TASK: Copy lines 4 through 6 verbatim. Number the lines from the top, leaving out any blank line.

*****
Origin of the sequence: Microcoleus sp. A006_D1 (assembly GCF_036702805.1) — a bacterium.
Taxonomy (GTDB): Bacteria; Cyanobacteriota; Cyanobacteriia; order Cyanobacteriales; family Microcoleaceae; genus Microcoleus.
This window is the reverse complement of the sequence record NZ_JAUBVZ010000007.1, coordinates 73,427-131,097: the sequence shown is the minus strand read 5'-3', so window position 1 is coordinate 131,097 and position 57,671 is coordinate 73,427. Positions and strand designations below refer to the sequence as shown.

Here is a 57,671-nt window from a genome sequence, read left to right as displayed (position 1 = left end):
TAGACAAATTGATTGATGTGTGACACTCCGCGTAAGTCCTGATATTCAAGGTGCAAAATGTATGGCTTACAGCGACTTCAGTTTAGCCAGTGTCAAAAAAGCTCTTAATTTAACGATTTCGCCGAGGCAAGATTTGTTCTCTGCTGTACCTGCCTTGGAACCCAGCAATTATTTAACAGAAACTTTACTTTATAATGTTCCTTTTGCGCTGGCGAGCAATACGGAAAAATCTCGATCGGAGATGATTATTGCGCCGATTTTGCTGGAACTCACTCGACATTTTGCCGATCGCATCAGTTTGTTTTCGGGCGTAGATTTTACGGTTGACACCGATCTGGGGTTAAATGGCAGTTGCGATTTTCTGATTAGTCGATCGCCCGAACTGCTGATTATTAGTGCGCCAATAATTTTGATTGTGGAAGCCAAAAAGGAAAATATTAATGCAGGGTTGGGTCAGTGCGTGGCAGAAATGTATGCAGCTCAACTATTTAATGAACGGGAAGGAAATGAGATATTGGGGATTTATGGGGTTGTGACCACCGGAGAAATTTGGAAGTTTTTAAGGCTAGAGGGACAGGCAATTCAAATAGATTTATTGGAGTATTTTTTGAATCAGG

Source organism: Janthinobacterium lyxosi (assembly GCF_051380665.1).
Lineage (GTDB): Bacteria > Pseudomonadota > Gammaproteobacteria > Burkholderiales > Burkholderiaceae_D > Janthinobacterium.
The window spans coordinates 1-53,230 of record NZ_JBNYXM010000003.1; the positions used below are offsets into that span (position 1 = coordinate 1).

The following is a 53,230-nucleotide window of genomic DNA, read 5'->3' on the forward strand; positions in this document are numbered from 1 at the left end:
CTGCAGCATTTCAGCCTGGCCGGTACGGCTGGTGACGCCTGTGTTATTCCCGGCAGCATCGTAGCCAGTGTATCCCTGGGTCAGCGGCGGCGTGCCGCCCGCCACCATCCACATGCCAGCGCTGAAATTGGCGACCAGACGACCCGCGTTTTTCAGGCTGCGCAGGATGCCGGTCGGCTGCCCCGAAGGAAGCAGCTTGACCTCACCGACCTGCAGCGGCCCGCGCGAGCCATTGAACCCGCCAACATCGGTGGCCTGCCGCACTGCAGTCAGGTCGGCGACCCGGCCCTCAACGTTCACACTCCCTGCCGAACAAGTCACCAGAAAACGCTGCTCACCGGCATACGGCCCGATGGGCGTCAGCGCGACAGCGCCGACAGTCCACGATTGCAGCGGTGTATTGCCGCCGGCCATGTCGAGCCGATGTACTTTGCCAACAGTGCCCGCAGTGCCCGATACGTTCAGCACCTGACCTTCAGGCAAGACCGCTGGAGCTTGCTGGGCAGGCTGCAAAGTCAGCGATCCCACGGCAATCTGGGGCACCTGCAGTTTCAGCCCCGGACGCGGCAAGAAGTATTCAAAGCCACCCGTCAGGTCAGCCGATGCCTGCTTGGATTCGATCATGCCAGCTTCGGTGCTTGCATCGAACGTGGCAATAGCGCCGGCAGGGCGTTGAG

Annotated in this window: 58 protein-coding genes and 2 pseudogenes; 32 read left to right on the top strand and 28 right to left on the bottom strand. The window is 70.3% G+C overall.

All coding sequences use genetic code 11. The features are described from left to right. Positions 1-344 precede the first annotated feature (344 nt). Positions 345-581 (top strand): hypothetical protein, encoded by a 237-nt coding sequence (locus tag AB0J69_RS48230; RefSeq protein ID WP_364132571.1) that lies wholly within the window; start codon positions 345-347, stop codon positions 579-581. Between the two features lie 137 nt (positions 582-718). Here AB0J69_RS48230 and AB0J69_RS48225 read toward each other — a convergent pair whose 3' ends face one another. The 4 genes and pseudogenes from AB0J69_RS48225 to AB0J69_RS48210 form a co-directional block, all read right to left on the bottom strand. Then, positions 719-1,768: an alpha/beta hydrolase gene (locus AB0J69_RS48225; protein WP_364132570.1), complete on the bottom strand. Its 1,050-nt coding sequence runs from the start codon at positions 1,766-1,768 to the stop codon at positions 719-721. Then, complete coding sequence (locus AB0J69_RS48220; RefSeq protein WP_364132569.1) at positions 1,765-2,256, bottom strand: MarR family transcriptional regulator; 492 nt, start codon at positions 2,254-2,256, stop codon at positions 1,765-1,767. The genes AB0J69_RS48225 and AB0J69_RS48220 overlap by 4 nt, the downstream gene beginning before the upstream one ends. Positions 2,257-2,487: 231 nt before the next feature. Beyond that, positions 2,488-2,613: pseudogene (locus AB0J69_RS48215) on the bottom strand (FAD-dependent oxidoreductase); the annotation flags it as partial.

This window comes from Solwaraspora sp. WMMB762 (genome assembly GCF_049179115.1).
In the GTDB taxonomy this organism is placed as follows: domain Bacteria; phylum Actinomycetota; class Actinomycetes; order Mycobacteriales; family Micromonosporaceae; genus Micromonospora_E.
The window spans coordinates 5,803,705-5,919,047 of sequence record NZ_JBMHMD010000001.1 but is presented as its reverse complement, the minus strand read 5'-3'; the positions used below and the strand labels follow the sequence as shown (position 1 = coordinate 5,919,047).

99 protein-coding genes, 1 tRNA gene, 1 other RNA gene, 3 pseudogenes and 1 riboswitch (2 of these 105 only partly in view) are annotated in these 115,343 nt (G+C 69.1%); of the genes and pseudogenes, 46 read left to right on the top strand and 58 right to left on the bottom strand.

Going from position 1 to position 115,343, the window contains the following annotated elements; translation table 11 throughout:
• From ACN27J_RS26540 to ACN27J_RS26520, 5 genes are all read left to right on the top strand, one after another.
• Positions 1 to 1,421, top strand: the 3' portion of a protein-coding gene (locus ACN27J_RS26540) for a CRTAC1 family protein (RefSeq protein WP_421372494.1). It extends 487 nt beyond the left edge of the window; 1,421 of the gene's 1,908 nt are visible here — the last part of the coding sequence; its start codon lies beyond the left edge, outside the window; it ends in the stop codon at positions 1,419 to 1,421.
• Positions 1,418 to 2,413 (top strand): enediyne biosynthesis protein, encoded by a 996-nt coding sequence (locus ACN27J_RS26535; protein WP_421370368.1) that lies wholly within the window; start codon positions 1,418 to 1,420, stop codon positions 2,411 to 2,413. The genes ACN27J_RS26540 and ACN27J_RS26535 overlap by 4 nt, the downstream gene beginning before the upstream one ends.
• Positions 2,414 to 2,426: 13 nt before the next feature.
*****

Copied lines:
Here is a 57,671-nt window from a genome sequence, read left to right as displayed (position 1 = left end):
TAGACAAATTGATTGATGTGTGACACTCCGCGTAAGTCCTGATATTCAAGGTGCAAAATGTATGGCTTACAGCGACTTCAGTTTAGCCAGTGTCAAAAAAGCTCTTAATTTAACGATTTCGCCGAGGCAAGATTTGTTCTCTGCTGTACCTGCCTTGGAACCCAGCAATTATTTAACAGAAACTTTACTTTATAATGTTCCTTTTGCGCTGGCGAGCAATACGGAAAAATCTCGATCGGAGATGATTATTGCGCCGATTTTGCTGGAACTCACTCGACATTTTGCCGATCGCATCAGTTTGTTTTCGGGCGTAGATTTTACGGTTGACACCGATCTGGGGTTAAATGGCAGTTGCGATTTTCTGATTAGTCGATCGCCCGAACTGCTGATTATTAGTGCGCCAATAATTTTGATTGTGGAAGCCAAAAAGGAAAATATTAATGCAGGGTTGGGTCAGTGCGTGGCAGAAATGTATGCAGCTCAACTATTTAATGAACGGGAAGGAAATGAGATATTGGGGATTTATGGGGTTGTGACCACCGGAGAAATTTGGAAGTTTTTAAGGCTAGAGGGACAGGCAATTCAAATAGATTTATTGGAGTATTTTTTGAATCAGG

Source organism: Janthinobacterium lyxosi (assembly GCF_051380665.1).